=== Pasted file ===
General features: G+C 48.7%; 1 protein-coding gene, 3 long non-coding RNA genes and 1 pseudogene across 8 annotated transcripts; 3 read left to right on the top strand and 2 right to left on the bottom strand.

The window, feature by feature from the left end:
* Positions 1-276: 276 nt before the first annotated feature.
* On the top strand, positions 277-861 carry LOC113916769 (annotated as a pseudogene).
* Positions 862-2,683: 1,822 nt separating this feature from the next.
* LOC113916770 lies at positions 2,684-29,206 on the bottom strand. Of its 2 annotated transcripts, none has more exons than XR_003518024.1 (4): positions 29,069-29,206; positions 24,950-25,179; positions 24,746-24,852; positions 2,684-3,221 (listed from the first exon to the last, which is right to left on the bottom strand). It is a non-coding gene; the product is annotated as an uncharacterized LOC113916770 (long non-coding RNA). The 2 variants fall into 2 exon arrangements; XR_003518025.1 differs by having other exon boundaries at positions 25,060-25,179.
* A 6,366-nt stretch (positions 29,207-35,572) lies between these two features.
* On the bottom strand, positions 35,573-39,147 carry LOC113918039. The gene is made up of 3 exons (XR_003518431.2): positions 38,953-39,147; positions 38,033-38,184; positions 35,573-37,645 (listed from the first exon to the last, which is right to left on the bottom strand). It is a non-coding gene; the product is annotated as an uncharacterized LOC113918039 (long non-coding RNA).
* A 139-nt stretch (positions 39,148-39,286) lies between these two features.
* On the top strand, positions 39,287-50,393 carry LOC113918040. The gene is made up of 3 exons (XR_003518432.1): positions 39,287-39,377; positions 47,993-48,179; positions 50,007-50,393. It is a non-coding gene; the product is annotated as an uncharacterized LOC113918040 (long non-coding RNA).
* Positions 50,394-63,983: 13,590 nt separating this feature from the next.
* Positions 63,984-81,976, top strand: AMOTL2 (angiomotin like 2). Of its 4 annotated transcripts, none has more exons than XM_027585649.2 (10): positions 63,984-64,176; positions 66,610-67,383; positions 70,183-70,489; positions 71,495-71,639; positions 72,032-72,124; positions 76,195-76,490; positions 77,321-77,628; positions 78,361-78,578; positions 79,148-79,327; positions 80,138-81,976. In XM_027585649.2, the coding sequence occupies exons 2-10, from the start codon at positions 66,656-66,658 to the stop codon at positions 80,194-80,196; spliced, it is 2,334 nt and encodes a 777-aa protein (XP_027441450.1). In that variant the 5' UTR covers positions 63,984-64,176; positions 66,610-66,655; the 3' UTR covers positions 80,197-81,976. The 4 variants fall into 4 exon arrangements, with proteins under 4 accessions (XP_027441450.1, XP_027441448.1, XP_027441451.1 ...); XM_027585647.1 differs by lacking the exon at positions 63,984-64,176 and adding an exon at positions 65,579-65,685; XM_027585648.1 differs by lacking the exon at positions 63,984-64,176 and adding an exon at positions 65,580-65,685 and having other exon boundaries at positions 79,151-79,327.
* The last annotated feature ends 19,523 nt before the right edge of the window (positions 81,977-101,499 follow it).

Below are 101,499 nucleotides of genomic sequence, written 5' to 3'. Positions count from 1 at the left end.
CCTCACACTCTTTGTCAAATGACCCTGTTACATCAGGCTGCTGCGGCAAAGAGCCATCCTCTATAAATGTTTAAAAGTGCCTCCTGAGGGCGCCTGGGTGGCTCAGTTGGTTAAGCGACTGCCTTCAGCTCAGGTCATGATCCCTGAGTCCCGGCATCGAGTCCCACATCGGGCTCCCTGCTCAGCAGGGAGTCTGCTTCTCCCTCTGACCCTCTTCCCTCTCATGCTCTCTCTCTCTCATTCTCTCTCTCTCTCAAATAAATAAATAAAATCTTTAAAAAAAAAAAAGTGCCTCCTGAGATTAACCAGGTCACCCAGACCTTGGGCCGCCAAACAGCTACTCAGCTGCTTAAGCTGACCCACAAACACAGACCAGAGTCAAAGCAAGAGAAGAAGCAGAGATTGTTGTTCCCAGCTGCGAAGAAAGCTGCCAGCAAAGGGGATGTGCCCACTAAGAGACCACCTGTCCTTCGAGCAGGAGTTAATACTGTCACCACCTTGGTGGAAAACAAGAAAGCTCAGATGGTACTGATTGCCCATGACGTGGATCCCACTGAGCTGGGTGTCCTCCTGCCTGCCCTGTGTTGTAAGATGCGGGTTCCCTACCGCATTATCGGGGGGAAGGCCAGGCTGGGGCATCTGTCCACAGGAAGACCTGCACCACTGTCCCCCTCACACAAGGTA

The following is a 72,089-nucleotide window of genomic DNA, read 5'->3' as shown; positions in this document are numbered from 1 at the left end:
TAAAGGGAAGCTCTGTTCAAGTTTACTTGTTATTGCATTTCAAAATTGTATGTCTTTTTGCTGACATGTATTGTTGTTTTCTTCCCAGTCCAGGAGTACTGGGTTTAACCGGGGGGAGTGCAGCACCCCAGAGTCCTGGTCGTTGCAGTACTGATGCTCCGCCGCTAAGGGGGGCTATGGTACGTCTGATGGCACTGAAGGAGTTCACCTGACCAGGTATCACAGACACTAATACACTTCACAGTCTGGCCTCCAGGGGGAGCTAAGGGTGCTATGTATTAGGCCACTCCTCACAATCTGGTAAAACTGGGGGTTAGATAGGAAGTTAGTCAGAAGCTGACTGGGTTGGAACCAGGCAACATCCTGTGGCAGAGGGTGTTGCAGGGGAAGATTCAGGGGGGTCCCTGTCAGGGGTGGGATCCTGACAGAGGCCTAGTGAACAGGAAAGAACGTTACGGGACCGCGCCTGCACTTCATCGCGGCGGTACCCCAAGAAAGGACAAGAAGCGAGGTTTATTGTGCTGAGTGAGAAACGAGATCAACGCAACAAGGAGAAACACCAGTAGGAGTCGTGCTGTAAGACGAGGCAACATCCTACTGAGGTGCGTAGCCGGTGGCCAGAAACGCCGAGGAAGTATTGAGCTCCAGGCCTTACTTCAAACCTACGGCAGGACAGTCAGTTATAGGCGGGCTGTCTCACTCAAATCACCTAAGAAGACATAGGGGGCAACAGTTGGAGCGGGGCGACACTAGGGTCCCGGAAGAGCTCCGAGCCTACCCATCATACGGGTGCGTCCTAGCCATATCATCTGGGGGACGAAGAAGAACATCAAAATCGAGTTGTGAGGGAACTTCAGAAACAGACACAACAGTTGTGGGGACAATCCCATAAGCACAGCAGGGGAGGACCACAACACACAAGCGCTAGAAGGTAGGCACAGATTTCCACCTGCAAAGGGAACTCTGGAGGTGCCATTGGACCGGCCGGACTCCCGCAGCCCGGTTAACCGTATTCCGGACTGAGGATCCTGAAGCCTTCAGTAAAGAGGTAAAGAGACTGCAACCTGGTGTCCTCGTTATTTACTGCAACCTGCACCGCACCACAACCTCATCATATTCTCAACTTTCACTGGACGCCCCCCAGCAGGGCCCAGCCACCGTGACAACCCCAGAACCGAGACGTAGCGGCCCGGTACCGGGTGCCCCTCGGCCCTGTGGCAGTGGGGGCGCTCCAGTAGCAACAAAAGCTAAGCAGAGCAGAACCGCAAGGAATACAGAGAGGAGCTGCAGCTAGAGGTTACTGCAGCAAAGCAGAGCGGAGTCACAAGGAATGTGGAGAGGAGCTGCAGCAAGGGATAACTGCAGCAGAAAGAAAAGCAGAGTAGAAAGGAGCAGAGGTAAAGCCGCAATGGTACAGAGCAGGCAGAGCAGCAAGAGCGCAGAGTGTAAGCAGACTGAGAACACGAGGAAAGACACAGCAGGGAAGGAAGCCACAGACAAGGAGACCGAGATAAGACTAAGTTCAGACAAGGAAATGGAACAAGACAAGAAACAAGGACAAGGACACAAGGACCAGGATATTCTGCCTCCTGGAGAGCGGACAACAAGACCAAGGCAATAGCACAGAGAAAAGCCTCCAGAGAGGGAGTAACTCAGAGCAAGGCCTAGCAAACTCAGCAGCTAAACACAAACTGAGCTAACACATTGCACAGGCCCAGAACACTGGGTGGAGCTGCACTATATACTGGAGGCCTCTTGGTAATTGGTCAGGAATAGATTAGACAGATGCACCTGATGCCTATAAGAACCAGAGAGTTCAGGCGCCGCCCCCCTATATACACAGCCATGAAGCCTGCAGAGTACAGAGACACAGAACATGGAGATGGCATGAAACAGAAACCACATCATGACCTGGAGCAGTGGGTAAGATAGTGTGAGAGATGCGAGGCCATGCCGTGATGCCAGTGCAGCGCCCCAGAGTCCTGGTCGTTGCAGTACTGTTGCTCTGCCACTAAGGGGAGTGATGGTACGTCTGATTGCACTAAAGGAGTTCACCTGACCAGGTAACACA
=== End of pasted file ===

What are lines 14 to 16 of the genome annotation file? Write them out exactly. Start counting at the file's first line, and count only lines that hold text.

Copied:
Below are 101,499 nucleotides of genomic sequence, written 5' to 3'. Positions count from 1 at the left end.
CCTCACACTCTTTGTCAAATGACCCTGTTACATCAGGCTGCTGCGGCAAAGAGCCATCCTCTATAAATGTTTAAAAGTGCCTCCTGAGGGCGCCTGGGTGGCTCAGTTGGTTAAGCGACTGCCTTCAGCTCAGGTCATGATCCCTGAGTCCCGGCATCGAGTCCCACATCGGGCTCCCTGCTCAGCAGGGAGTCTGCTTCTCCCTCTGACCCTCTTCCCTCTCATGCTCTCTCTCTCTCATTCTCTCTCTCTCTCAAATAAATAAATAAAATCTTTAAAAAAAAAAAAGTGCCTCCTGAGATTAACCAGGTCACCCAGACCTTGGGCCGCCAAACAGCTACTCAGCTGCTTAAGCTGACCCACAAACACAGACCAGAGTCAAAGCAAGAGAAGAAGCAGAGATTGTTGTTCCCAGCTGCGAAGAAAGCTGCCAGCAAAGGGGATGTGCCCACTAAGAGACCACCTGTCCTTCGAGCAGGAGTTAATACTGTCACCACCTTGGTGGAAAACAAGAAAGCTCAGATGGTACTGATTGCCCATGACGTGGATCCCACTGAGCTGGGTGTCCTCCTGCCTGCCCTGTGTTGTAAGATGCGGGTTCCCTACCGCATTATCGGGGGGAAGGCCAGGCTGGGGCATCTGTCCACAGGAAGACCTGCACCACTGTCCCCCTCACACAAGGTA

The following is a 72,089-nucleotide window of genomic DNA, read 5'->3' as shown; positions in this document are numbered from 1 at the left end: